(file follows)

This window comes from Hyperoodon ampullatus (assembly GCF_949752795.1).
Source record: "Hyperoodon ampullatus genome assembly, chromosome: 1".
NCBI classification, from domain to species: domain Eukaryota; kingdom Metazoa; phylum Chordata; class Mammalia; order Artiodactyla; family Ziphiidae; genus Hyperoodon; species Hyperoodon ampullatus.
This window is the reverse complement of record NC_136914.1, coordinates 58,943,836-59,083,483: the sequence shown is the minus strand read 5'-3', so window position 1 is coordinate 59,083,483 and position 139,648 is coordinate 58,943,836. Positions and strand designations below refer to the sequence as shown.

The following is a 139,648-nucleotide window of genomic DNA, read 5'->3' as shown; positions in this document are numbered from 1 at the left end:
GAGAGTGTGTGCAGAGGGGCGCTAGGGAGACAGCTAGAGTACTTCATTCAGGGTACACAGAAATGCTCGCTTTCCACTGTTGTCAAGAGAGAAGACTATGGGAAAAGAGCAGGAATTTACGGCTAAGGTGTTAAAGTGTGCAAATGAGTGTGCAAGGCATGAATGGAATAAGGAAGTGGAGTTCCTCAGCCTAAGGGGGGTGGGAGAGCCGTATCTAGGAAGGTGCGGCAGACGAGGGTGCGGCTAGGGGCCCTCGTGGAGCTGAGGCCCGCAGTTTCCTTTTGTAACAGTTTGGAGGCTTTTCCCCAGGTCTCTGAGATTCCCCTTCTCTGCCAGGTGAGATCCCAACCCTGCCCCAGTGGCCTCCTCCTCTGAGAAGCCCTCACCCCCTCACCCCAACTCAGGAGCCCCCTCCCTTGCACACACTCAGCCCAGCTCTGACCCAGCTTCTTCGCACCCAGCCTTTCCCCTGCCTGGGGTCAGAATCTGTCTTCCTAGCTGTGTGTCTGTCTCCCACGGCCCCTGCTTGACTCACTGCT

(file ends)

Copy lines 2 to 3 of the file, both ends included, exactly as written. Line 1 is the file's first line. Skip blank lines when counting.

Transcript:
Source record: "Hyperoodon ampullatus genome assembly, chromosome: 1".
NCBI classification, from domain to species: domain Eukaryota; kingdom Metazoa; phylum Chordata; class Mammalia; order Artiodactyla; family Ziphiidae; genus Hyperoodon; species Hyperoodon ampullatus.